Sorry to hear about your unfortunate detailing experience. It's pretty common for a detailer to leave the marks in the surface shown in the photo above. The worst part is that often times the wax, etc. covers it up temporarily and it's hard to see without proper lighting. Removing those marks is definitely possible but a buffer is most likely going to be required. I think you hit the nail on the head with borrowing your friends PC 7424. It's possible you could need even a stronger buffer but the PC 7424 should at least significantly improve the surface if not totally fix it. If interested a Flex XC 3401 VRG may be a better option but I realize this would be a lot bigger investment. With either buffer I would suggest using at least a medium and light polish with the PC 7424. I most likely would start with the Menzerna Super Intensive Polish (medium) with the orange light cutting pad and then use the Menzerna PO106FF (light) with the white polishing pad. If you want a cheaper option try the Menzerna Intensive Polish and Menzerna Final Polish II. Assuming your friend has a buffer with a backing plate you should only need those other four items (2x polishes and 2x pads) plus some good microfiber towels to buff off the excess product. With either combination you'll want to go nice and slow and apply a fair amount of pressure to the buffer for increased heat and pressure. This combination should help remove a lot of the surface imperfections and restore a more optically clear surface. Let me know if you have any questions or concerns.

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Old 12-17-2008, 03:47 PM   #2295
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hmm. Okay then. I guess I'll get in touch with him at some point and see if he is willing to help me out with my problems Thanks
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Old 12-19-2008, 10:42 AM   #2296
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Sounds like a plan. Give yourself plenty of time to complete the detail and I also recommend practicing a little bit to get the best results possible. Sometimes I just do one panel with different combination's of speed, pressure, pads, polishes, etc. to make sure I'm getting the desired results. Keep us posted on how it goes and if you are able to improve the surface.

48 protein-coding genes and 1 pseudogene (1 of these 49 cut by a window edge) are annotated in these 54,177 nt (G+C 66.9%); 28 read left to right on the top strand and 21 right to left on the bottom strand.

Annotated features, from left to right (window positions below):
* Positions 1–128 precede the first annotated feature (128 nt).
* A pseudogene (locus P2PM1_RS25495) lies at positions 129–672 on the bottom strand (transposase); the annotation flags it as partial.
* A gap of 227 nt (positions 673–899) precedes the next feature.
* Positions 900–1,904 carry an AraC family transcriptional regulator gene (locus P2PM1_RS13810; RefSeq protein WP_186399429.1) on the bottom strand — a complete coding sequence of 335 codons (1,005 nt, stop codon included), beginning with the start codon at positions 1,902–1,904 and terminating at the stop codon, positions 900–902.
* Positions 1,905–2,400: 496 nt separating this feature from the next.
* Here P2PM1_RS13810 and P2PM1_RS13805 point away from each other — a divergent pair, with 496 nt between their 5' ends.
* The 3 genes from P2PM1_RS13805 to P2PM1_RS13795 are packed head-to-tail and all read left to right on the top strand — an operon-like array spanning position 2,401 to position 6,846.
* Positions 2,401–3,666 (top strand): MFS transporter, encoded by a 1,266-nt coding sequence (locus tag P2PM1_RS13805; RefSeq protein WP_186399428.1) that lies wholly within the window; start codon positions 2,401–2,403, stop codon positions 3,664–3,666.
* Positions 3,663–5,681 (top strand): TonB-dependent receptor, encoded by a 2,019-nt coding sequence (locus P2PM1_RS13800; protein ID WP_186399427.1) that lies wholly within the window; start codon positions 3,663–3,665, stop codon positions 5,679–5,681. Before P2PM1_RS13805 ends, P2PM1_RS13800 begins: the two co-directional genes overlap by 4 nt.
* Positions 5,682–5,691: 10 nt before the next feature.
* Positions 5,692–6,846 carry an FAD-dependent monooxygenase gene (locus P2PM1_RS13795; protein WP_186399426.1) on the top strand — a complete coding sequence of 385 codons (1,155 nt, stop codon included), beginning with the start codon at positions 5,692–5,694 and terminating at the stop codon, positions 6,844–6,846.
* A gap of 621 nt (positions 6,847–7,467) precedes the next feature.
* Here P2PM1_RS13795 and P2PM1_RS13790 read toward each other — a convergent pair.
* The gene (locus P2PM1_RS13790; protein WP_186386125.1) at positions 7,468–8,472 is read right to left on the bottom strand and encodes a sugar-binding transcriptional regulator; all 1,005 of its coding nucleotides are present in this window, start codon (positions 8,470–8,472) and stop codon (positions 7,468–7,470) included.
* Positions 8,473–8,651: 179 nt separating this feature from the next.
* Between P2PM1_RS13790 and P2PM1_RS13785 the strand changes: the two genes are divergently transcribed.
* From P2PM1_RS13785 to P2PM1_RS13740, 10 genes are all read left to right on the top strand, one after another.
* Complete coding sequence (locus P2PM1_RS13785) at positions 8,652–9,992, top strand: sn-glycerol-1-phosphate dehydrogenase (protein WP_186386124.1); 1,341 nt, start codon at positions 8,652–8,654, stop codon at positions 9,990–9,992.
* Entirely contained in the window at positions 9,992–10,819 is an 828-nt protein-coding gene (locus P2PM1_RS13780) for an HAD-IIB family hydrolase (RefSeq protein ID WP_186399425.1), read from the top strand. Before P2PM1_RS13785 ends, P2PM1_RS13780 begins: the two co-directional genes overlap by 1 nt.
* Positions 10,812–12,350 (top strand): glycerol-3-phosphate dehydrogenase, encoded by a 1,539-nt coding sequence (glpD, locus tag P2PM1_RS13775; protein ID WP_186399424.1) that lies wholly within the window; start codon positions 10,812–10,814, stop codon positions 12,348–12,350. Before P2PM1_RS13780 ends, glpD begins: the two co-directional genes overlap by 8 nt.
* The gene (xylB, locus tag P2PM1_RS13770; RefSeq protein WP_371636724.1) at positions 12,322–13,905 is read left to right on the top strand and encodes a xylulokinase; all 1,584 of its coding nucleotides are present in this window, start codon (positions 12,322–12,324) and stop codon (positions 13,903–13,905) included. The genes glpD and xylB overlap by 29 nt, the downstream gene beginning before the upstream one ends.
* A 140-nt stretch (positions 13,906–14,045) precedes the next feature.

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Old 12-26-2008, 12:49 PM   #2297
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Hey Greg...

My dad just bought me the porter cable kit from your site, MERRY christmas to me!

Cant wait to try this stuff out, any suggestions for a first timer past those on your website?

thanks

Devon
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Old 12-26-2008, 12:49 PM   #2298
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Hey Greg...

My dad just bought me the porter cable kit from your site, MERRY christmas to me!

Cant wait to try this stuff out, any suggestions for a first timer past those on your website?

thanks

Devon
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Old 12-26-2008, 01:39 PM   #2299
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Glad to hear you got an awesome Christmas present! After you have read our Guide I would suggest taking your time and practicing before you start a full detail. I usually practice on a panel and make sure I'm getting the results I want before I doa full detail. I also recommend giving yourself more time than you think you need, just in case you need it. For maximum cutting power, with the polishes, don't be afraid to apply a light to medium pressure to the back of the PC 7424. I also suggest joining our detailing forum (www.detailuniversity.com) to see what other detailers are suggesting. If you have any questions please let me know. Good Luck!

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Old 12-26-2008, 05:28 PM   #2300
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Hey thanks man...

we both tried it this morning on his volvo... with fantastic results, I'll have some pictures up in this thread later this weekend probably. YGPM

thanks again
Devon